A Church with Bibles (Literally) in the Walls Opens in Chattanooga August 19, 2013

A Church with Bibles (Literally) in the Walls Opens in Chattanooga

There’s a new $8,500,000 church opening in Chattanooga this week. But it’s better than other churches, you see. It’s a mega-church that strives to be a meta-church, transcending denominations and welcoming all Christian traditions under its roof.

Oh. And it’s made partly out of Bibles. Actual, physical Bibles. Because that’s how architecture works:

What I imagine were the blueprints for the International Conference and World Church Center

Builders of the headquarters of the International Congress of Churches and Ministers and its International Conference and World Church Center on Lee Highway implanted about 900 Bibles in the metal wall studs and ceilings and 100 more in its concrete sidewalks.

“When you come in here, you’re surrounded by the word of God,” said Michael Chitwood, founder and chief executive of ICCM.

Okay, that aside, is this whole thing just a waste of space and money like the recent Triple Crosses (in the same city), or is there some “higher purpose” to it all?

“It seems that in Baptist churches, Baptists want to hang together. In Churches of God, Church of God people hang together. In Methodist churches, Methodists hang together,” [Chitwood] said. “It seems like there was no neutral venue where all brothers and sisters in Christ can come together.”

Right… No neutral venue where Christians can gather.

Except for country music concerts, Congress, and all of Alabama.

(By the way, if you like loud, blaring music and animated fire, check out the website for ICCM. It seems they can afford a multi-million-dollar church but not a website designer…)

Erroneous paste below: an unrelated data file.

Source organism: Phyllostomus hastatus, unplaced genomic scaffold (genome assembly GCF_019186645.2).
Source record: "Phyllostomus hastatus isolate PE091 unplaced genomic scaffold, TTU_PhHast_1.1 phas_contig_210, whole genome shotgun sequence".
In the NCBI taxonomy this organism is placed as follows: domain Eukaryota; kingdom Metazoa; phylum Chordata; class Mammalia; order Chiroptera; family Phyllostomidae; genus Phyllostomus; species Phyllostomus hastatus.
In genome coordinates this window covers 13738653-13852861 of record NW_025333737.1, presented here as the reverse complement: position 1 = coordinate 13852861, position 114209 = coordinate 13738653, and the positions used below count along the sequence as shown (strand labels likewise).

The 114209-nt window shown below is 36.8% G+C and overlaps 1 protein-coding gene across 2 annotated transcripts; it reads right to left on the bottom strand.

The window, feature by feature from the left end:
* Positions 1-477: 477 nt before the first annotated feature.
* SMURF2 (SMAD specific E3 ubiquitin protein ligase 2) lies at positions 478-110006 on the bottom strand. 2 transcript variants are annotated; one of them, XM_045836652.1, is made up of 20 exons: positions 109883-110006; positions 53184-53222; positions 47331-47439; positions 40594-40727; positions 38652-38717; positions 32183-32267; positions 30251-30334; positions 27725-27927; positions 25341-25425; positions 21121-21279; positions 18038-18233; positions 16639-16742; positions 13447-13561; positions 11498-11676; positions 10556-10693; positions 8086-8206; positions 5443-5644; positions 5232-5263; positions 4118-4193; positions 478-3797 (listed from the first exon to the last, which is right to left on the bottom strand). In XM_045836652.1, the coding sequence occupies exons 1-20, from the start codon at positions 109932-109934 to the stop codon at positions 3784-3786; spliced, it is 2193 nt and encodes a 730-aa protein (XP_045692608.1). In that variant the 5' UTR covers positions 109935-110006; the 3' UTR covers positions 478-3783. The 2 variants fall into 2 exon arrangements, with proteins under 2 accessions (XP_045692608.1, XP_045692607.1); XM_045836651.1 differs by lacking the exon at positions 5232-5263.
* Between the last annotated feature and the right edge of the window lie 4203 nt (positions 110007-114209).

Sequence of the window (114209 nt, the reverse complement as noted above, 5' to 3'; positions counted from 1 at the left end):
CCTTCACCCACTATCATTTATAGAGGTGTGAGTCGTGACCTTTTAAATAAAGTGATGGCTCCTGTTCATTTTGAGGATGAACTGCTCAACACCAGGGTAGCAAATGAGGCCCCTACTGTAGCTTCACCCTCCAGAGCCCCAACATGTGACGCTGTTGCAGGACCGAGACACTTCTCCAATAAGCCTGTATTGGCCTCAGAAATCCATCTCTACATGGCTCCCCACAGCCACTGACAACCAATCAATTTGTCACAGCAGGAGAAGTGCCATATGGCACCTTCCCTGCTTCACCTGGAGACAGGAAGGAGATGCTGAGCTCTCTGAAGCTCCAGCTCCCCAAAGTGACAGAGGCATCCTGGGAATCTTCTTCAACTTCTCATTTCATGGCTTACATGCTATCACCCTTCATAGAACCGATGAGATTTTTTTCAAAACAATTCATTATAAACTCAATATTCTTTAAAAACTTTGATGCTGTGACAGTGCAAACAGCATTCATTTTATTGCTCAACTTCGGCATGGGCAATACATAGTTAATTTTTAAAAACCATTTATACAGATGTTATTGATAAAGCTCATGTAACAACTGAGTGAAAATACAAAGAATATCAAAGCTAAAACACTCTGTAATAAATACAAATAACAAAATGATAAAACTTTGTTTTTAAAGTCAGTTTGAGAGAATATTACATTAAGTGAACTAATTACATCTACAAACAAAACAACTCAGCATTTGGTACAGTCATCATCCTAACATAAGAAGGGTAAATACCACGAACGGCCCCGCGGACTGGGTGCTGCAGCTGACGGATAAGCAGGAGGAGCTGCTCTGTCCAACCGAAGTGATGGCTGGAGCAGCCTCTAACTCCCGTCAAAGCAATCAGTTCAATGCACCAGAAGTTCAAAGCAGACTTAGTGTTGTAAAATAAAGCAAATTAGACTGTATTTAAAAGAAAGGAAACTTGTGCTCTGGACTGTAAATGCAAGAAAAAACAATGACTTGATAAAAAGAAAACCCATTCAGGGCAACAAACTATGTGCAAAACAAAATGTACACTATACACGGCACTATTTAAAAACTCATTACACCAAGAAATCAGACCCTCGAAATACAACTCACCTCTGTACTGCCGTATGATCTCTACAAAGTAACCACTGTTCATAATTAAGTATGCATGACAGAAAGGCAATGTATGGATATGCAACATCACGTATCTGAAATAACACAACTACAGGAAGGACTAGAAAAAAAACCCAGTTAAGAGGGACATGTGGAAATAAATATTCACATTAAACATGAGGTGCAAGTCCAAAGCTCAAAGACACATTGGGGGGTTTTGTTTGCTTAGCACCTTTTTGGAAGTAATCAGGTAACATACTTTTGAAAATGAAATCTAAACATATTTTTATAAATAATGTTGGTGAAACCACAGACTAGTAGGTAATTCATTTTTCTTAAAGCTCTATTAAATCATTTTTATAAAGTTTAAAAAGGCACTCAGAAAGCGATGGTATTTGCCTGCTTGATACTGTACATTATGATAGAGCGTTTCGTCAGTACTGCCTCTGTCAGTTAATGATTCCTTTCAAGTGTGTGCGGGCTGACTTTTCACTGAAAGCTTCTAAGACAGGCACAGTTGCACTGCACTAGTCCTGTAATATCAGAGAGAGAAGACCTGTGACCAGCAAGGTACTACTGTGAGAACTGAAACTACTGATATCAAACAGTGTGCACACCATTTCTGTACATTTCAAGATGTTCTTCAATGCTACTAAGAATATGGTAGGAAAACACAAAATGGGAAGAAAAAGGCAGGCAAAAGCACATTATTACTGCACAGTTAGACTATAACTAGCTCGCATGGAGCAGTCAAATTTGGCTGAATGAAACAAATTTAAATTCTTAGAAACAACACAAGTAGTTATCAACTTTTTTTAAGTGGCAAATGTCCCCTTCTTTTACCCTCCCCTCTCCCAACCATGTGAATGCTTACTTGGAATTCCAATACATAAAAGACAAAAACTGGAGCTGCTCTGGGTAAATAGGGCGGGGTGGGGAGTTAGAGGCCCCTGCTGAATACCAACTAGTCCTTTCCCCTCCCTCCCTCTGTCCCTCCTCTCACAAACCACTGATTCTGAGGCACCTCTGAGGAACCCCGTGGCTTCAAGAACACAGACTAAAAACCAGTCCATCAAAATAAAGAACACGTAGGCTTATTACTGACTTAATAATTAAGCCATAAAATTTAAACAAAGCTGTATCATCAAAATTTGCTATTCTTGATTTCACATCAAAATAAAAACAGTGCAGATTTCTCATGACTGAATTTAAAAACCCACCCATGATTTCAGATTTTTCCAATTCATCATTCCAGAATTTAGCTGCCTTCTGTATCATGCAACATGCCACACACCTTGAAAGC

But here’s the best part: There will be classes offered at the center that are sure to be a hit:

One of the ICCM meetings this week will be the free millionaire wealth seminar to help people financially and teach them how to handle debt, Chitwood said. People who want to have their own business may be interested, he said.

“Wealth is not how much you make, but how much you keep,” Chitwood said. “We teach a strong program of financial breakthrough.”

Makes sense, I guess. The program is free, but if you are lucky enough to get out of debt and make some real money, the church will undoubtedly pressure you into giving them a chunk of it.

On the positive side, Chitwood says the church is also committed to feeding the local poor through its kitchen. That’s a nice touch. More of that, please. As it stands, there’s just too much to

(Image via Shutterstock — Thanks to Alex for the link!)

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